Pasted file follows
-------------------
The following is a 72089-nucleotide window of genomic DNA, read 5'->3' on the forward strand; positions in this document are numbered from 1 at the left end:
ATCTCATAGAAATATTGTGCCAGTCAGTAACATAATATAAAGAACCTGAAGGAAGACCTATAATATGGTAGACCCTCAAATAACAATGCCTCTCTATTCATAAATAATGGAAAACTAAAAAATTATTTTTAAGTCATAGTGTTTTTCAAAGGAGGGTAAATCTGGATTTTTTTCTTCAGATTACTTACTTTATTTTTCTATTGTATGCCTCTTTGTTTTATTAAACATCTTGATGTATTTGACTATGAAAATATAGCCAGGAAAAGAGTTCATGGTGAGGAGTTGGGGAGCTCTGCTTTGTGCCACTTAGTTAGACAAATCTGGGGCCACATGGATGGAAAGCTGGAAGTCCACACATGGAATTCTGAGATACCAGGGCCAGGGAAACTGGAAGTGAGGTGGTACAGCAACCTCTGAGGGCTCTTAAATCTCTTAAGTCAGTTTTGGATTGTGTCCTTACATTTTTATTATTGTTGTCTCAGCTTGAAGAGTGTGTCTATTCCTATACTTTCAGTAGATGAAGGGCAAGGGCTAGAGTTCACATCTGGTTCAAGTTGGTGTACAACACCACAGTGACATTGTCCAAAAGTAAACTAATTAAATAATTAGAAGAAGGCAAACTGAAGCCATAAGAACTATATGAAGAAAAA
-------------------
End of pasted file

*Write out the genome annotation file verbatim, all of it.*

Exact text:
The following is a 72089-nucleotide window of genomic DNA, read 5'->3' on the forward strand; positions in this document are numbered from 1 at the left end:
ATCTCATAGAAATATTGTGCCAGTCAGTAACATAATATAAAGAACCTGAAGGAAGACCTATAATATGGTAGACCCTCAAATAACAATGCCTCTCTATTCATAAATAATGGAAAACTAAAAAATTATTTTTAAGTCATAGTGTTTTTCAAAGGAGGGTAAATCTGGATTTTTTTCTTCAGATTACTTACTTTATTTTTCTATTGTATGCCTCTTTGTTTTATTAAACATCTTGATGTATTTGACTATGAAAATATAGCCAGGAAAAGAGTTCATGGTGAGGAGTTGGGGAGCTCTGCTTTGTGCCACTTAGTTAGACAAATCTGGGGCCACATGGATGGAAAGCTGGAAGTCCACACATGGAATTCTGAGATACCAGGGCCAGGGAAACTGGAAGTGAGGTGGTACAGCAACCTCTGAGGGCTCTTAAATCTCTTAAGTCAGTTTTGGATTGTGTCCTTACATTTTTATTATTGTTGTCTCAGCTTGAAGAGTGTGTCTATTCCTATACTTTCAGTAGATGAAGGGCAAGGGCTAGAGTTCACATCTGGTTCAAGTTGGTGTACAACACCACAGTGACATTGTCCAAAAGTAAACTAATTAAATAATTAGAAGAAGGCAAACTGAAGCCATAAGAACTATATGAAGAAAAA